Cultural competence: The role of cultural values in child welfare practice with African American families
Cultural competence has evolved as a significant framework in social work for understanding diversity and the importance of work with people of varying cultures. However, the literature has largely consisted of theoretical and conceptual articles that describe cultural competent models and identify frameworks for culturally diverse practice, particularly child welfare practice. Empirical studies on culturally competent practice are scant; therefore, this hypothesis-driven dissertation study sought to understand the relationship between practice decisions of workers in the child welfare system and the cultural values of kinship, spirituality, childrearing, and communalism, which are significant in African American culture. A series of case vignettes representing African American clients and Caucasian clients were utilized to examine practice. Two major purposes gave direction to this study: First, this study attempted to provide empirical knowledge on culturally competent practice in child welfare practice with African Americans and second, the study examined differences in practice decisions made by child welfare workers in minority-governed agencies as compared to child welfare workers in non-minority governed agencies. Child welfare workers' level of multi-cultural knowledge, awareness, and skills was examined using the Multicultural Awareness-Knowledge-and-Skills Survey Counselor Edition-Revised [MAKSS-CE-R]. ^ The data used for this study were obtained from a sample (N=119) of child welfare workers employed in nine child welfare agencies under the auspices of New York City's Administration for Children's Services. This dissertation study was theoretically informed by the eco-systems perspective, the Afrocentric paradigm, the strengths perspective, and the ecological africentric model. Results indicated a statistically significant difference between minority-governed agencies and non-minority governed agencies in practice that reflects the African American cultural value of childrearing—with non-minority governed agencies more likely to explore the discipline style used by the client and how it is viewed in their background. Results indicated that a statistically significant difference was found on the total scale score between child welfare workers who had training in cultural competence at the agency in which they were currently employed and child welfare workers who had not, with child welfare workers who have had training in cultural competence scoring significantly higher on the MAKSS-CE-R total scale. ^ Results from the hierarchical multiple regression models indicated that what was most predictive of scores on the African American vignettes was the child welfare workers feelings about the importance of cultural competence. Findings from this dissertation study can be used to inform culturally competent practice with African American families in the child welfare system. Based on these research findings, implications for social work practice, education, and research are also discussed. ^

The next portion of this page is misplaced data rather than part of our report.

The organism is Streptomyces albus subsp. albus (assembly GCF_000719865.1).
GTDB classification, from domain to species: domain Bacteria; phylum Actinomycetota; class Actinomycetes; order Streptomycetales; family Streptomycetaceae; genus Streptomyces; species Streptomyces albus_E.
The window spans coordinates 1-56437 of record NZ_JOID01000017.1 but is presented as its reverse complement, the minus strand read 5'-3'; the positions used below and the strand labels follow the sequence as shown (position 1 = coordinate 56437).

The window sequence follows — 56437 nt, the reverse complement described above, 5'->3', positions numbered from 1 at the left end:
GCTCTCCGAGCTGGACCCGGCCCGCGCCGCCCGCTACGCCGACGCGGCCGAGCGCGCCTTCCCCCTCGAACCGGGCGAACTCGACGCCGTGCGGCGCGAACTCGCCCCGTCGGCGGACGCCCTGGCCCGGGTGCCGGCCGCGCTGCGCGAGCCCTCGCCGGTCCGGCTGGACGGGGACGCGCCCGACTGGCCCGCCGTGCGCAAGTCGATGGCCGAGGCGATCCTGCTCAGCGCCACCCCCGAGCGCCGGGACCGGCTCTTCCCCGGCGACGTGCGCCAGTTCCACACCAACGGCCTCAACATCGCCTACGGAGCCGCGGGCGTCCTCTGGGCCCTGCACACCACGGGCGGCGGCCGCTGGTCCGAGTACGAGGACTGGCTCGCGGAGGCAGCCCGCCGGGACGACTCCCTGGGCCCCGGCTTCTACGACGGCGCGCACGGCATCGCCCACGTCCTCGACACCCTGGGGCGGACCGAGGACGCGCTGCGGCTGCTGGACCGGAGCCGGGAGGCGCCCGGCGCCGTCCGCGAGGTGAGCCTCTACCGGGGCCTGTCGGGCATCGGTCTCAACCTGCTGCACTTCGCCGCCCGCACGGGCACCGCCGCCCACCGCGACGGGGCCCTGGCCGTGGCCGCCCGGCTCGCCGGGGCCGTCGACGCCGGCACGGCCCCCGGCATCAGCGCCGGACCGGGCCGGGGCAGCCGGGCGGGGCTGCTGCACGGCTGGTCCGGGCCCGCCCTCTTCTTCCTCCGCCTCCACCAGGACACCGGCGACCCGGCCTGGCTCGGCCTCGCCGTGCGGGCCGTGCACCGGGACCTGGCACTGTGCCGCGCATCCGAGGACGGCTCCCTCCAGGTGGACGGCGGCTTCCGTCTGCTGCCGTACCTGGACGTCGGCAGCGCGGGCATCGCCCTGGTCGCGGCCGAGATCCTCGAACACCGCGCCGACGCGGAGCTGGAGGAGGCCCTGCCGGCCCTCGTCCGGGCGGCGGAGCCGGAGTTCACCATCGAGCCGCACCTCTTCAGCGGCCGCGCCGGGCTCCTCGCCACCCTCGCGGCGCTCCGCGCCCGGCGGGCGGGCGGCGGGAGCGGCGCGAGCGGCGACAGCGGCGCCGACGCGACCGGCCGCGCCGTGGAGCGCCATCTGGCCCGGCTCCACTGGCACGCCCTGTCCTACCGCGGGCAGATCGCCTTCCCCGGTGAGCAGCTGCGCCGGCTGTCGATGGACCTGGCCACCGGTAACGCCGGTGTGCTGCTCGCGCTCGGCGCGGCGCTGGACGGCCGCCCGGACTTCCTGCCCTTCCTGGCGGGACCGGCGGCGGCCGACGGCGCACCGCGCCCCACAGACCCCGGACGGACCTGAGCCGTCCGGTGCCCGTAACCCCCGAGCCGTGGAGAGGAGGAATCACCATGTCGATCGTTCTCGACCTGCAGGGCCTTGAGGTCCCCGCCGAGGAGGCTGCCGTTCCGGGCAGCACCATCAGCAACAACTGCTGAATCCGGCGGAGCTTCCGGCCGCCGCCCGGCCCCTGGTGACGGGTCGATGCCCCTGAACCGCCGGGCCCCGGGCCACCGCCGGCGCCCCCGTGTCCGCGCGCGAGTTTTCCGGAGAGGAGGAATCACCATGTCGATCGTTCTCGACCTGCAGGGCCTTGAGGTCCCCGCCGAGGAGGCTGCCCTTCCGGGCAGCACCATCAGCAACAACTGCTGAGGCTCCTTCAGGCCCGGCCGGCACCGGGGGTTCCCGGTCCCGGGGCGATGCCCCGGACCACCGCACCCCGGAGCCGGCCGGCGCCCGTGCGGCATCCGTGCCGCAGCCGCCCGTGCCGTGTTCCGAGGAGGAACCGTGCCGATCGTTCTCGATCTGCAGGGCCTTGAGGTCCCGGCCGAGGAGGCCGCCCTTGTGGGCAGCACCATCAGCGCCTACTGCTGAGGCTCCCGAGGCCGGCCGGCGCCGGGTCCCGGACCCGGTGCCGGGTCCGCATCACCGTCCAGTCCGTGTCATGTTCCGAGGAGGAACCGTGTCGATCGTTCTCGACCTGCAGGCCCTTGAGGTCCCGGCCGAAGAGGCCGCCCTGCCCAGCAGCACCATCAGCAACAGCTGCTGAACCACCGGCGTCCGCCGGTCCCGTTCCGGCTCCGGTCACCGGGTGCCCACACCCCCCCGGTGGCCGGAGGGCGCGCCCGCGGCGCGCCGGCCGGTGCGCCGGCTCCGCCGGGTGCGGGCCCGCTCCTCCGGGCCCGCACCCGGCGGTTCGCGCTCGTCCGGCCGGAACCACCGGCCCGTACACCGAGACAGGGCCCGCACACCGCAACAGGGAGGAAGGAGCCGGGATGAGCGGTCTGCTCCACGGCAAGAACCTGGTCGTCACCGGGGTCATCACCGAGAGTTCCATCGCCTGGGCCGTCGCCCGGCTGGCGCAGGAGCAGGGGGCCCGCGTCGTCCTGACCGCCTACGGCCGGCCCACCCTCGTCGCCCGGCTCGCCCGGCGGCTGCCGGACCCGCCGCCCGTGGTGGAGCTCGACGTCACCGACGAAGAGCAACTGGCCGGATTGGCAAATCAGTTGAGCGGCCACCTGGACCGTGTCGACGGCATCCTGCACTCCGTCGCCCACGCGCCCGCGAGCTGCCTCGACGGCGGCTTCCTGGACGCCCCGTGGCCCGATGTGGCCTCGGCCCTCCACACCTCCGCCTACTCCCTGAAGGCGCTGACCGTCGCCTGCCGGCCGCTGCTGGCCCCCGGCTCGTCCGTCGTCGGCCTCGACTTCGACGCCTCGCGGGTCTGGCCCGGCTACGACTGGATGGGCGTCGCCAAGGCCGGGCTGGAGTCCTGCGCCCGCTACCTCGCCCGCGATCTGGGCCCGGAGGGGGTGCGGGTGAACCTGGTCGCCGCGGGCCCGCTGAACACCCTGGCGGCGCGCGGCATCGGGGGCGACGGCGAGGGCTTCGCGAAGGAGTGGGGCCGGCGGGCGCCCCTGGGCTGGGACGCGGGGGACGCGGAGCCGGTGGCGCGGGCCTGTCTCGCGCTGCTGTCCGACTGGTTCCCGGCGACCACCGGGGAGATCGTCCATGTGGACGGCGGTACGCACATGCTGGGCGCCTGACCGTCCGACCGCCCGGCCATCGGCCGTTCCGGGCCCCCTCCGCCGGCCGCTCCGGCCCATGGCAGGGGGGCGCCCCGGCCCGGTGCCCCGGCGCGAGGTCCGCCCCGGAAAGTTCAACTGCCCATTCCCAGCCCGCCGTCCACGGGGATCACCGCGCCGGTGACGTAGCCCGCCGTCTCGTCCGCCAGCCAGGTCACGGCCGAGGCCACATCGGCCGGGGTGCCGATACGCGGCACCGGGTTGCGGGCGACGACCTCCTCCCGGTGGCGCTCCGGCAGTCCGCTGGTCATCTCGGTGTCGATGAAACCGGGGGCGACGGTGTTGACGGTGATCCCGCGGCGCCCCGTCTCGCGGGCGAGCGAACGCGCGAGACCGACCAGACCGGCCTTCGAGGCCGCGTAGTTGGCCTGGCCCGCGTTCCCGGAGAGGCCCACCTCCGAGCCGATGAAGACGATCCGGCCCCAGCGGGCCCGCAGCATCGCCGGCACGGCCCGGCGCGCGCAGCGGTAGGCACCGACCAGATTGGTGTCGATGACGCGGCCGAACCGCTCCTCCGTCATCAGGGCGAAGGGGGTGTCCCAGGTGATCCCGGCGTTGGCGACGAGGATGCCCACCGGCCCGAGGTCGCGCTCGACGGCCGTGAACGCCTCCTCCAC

Black Studies|Social Work|Sociology, Public and Social Welfare
Camesha M Grant,
"Cultural competence: The role of cultural values in child welfare practice with African American families"
(January 1, 2007).
ETD Collection for Fordham University.